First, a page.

Washington, D.C.— A great deal of research has focused on the amount of global warming resulting from increased greenhouse gas concentrations. But there has been relatively little study of the pace of the change following these increases. A new study by Carnegie's Ken Caldeira and Nathan Myhrvold of Intellectual Ventures concludes that about half of the warming occurs within the first 10 years after an instantaneous step increase in atmospheric CO2 concentration, but about one-quarter of the warming occurs more than a century after the step increase. Their work is published in Environmental Research Letters.
The study was the result of an unusual collaboration of a climate scientist, Ken Caldeira, who contributed to the recently published Intergovernmental Panel on Climate Change report, and Nathan Myhrvold, the founder and CEO of a technology corporation, Intellectual Ventures LLC. It is the third paper on which they have collaborated
The study brings together results from the majority of the world's leading climate models. Caldeira and Myhrvold analyzed more than 50 climate simulations, which were performed using 20 different climate models for the Climate Model Intercomparison Project, Phase 5 (CMIP5).
They found a fairly high degree of consensus on the general character of the pace of climate change. In response to an instantaneous increase in greenhouse gas emissions, climate change is fast out of the starting gate but then slows down, and takes a long time to approach the finish line.
There is substantial quantitative disagreement among climate models, however. For example, one model reaches 38 percent of the maximum warming in the first decade after a step increase in CO2 concentration, while another model reaches 61 percent of the maximum warming in this time period. Similarly, one model reaches only 60 percent of maximum warming in the first century after the step increase, while another achieves 86 percent of maximum warming during this interval.
There is also substantial uncertainty in the ultimate amount of warming that would result from any given increase in atmospheric CO2 content. The most sensitive model predicts more than twice as much warming as the least-sensitive model.
Uncertainty in the amount of warming combines with uncertainty in the pace of warming. From an instantaneous doubling of atmospheric CO2 content from the pre-industrial base level, some models would project 2°C (3.6°F) of global warming in less than a decade while others would project that it would take more than a century to achieve that much warming.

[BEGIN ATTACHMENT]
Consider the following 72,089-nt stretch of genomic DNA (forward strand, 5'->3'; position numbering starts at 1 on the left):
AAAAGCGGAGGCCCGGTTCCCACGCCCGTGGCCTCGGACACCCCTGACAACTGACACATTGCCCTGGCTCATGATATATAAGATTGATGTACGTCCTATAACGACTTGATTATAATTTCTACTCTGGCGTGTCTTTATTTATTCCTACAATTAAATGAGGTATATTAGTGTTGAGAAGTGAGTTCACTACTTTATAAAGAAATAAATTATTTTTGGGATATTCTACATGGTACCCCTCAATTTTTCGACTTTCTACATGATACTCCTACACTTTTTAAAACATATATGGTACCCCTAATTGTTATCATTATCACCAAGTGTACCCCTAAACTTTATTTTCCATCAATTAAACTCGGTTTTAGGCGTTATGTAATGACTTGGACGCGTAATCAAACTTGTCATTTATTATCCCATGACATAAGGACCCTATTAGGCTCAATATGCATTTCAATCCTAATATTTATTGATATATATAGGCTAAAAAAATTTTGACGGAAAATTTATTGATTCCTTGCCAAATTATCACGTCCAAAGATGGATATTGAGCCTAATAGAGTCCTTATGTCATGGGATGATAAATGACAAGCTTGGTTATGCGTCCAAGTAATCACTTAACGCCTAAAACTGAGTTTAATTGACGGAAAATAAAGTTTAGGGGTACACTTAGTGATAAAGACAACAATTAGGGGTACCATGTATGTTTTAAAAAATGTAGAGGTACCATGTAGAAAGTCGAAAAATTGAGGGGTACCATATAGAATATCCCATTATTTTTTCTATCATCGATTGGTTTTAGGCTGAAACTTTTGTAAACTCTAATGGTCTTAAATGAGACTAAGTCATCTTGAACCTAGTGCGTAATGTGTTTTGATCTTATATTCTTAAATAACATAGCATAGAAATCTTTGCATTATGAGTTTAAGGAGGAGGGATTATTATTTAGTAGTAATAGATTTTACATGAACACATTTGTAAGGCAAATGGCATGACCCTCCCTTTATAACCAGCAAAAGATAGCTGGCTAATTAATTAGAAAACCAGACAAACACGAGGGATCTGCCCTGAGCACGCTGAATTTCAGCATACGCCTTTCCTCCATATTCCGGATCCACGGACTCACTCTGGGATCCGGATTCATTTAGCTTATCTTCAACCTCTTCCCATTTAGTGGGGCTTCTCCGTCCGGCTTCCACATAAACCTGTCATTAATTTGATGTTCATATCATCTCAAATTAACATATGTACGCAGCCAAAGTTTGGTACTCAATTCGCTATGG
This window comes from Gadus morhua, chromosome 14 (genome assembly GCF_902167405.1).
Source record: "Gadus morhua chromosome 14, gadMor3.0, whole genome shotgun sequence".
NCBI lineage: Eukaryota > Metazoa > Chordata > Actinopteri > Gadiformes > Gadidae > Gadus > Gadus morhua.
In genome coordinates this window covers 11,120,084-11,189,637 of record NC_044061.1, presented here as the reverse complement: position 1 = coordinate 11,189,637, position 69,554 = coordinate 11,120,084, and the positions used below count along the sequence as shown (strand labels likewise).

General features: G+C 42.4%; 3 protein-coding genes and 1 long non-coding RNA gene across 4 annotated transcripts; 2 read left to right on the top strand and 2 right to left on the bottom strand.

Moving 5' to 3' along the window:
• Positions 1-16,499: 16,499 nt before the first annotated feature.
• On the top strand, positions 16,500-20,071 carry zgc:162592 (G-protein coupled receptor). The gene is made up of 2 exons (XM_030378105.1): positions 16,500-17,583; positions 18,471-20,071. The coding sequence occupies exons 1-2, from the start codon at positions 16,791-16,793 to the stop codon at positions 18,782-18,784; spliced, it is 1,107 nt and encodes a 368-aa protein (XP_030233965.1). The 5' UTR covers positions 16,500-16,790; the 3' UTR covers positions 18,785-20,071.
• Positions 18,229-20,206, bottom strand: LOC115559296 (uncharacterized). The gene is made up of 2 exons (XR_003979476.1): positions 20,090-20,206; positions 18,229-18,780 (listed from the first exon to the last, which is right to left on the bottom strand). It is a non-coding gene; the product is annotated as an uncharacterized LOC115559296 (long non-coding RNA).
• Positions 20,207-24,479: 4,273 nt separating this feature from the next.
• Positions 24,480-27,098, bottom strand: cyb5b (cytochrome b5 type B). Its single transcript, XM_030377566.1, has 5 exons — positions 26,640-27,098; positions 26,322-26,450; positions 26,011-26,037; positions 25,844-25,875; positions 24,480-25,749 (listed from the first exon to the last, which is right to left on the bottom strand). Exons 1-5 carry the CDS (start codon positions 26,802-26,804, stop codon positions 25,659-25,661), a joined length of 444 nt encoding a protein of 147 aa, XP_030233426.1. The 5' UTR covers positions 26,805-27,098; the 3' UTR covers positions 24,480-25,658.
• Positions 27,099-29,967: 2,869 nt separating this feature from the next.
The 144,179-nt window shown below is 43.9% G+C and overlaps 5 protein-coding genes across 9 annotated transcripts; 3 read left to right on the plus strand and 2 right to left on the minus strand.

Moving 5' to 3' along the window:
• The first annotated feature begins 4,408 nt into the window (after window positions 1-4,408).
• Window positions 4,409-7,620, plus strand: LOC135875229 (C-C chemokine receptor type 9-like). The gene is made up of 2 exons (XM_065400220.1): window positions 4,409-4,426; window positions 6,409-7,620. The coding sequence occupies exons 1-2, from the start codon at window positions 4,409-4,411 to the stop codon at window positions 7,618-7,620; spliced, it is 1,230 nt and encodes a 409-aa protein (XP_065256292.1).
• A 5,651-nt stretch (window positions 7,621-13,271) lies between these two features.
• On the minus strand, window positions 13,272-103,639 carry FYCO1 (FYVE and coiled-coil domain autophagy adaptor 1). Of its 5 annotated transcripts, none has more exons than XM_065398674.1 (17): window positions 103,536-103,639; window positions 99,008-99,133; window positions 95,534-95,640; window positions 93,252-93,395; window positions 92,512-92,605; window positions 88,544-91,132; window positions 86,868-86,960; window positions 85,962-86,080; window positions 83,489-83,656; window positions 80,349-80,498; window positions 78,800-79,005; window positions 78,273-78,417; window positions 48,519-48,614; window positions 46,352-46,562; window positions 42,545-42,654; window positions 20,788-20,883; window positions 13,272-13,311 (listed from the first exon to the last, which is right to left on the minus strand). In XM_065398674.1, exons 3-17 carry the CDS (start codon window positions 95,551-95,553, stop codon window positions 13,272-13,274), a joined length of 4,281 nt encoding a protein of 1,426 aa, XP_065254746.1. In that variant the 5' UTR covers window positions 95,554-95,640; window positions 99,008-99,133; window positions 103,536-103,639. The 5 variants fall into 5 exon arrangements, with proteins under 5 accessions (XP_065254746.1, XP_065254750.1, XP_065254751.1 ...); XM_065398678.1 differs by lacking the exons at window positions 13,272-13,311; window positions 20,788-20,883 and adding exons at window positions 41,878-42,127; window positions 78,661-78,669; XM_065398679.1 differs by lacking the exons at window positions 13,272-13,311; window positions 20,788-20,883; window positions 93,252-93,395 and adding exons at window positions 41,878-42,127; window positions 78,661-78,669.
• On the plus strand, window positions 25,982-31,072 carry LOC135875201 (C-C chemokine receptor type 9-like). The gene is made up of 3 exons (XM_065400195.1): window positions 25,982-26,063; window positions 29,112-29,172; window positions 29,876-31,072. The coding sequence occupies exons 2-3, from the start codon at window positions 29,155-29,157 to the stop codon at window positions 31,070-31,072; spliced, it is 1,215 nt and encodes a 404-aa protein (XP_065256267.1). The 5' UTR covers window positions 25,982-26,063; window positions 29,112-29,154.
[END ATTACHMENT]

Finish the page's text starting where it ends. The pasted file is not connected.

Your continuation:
"While there is substantial uncertainty in both the pace of change and the ultimate amounts of warming following an increase in greenhouse gas concentration," Caldeira said, "there is little uncertainty in the basic outlook. If we continue increasing atmospheric CO2 concentrations with emissions from the burning of coal, oil, and gas, the Earth will continue to get hotter. If we want the Earth to stop getting hotter, we have to stop building things with smokestacks and tailpipes that emit CO2 into the atmosphere."
The authors acknowledge the World Climate Research Program's Working Group on Coupled Modeling, which is responsible for CMIP.
The Carnegie Institution for Science is a private, nonprofit organization headquartered in Washington, D.C., with six research departments throughout the U.S. Since its founding in 1902, the Carnegie Institution has been a pioneering force in basic scientific research. Carnegie scientists are leaders in plant biology, developmental biology, astronomy, materials science, global ecology, and Earth and planetary science.
Intellectual Ventures Laboratory focuses its research on the very beginning stages of invention, validating the concept and refining the technology to demonstrate its potential for commercial or humanitarian use. We believe our unique approach, incredible people, and the lessons we're learning along the way will position our inventors, scientists, and engineers to be the sparks that ignite tomorrow's progress.
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